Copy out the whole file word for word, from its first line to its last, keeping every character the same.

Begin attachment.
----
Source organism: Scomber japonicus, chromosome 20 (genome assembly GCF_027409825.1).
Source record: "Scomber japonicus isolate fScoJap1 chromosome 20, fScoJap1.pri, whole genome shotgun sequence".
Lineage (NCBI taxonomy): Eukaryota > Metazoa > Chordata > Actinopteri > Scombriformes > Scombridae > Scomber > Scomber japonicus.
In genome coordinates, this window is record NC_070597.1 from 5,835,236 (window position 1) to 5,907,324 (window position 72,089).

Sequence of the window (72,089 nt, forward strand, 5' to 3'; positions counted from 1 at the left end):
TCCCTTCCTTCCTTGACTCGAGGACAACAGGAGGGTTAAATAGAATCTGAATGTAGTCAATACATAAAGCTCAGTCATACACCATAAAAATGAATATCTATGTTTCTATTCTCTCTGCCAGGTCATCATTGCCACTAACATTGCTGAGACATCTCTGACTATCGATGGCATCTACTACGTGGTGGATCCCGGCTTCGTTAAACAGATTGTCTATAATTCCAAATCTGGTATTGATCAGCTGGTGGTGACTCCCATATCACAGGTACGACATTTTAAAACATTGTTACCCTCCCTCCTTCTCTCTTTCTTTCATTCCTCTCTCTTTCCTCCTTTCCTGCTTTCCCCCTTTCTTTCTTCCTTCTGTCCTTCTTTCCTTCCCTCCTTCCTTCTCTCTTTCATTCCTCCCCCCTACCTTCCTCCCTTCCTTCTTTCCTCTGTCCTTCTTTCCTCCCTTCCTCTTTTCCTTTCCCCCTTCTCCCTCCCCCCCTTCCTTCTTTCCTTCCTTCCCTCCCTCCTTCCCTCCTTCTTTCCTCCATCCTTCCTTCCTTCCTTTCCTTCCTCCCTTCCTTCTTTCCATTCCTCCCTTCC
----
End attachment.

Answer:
Source organism: Scomber japonicus, chromosome 20 (genome assembly GCF_027409825.1).
Source record: "Scomber japonicus isolate fScoJap1 chromosome 20, fScoJap1.pri, whole genome shotgun sequence".
Lineage (NCBI taxonomy): Eukaryota > Metazoa > Chordata > Actinopteri > Scombriformes > Scombridae > Scomber > Scomber japonicus.
In genome coordinates, this window is record NC_070597.1 from 5,835,236 (window position 1) to 5,907,324 (window position 72,089).

Sequence of the window (72,089 nt, forward strand, 5' to 3'; positions counted from 1 at the left end):
TCCCTTCCTTCCTTGACTCGAGGACAACAGGAGGGTTAAATAGAATCTGAATGTAGTCAATACATAAAGCTCAGTCATACACCATAAAAATGAATATCTATGTTTCTATTCTCTCTGCCAGGTCATCATTGCCACTAACATTGCTGAGACATCTCTGACTATCGATGGCATCTACTACGTGGTGGATCCCGGCTTCGTTAAACAGATTGTCTATAATTCCAAATCTGGTATTGATCAGCTGGTGGTGACTCCCATATCACAGGTACGACATTTTAAAACATTGTTACCCTCCCTCCTTCTCTCTTTCTTTCATTCCTCTCTCTTTCCTCCTTTCCTGCTTTCCCCCTTTCTTTCTTCCTTCTGTCCTTCTTTCCTTCCCTCCTTCCTTCTCTCTTTCATTCCTCCCCCCTACCTTCCTCCCTTCCTTCTTTCCTCTGTCCTTCTTTCCTCCCTTCCTCTTTTCCTTTCCCCCTTCTCCCTCCCCCCCTTCCTTCTTTCCTTCCTTCCCTCCCTCCTTCCCTCCTTCTTTCCTCCATCCTTCCTTCCTTCCTTTCCTTCCTCCCTTCCTTCTTTCCATTCCTCCCTTCC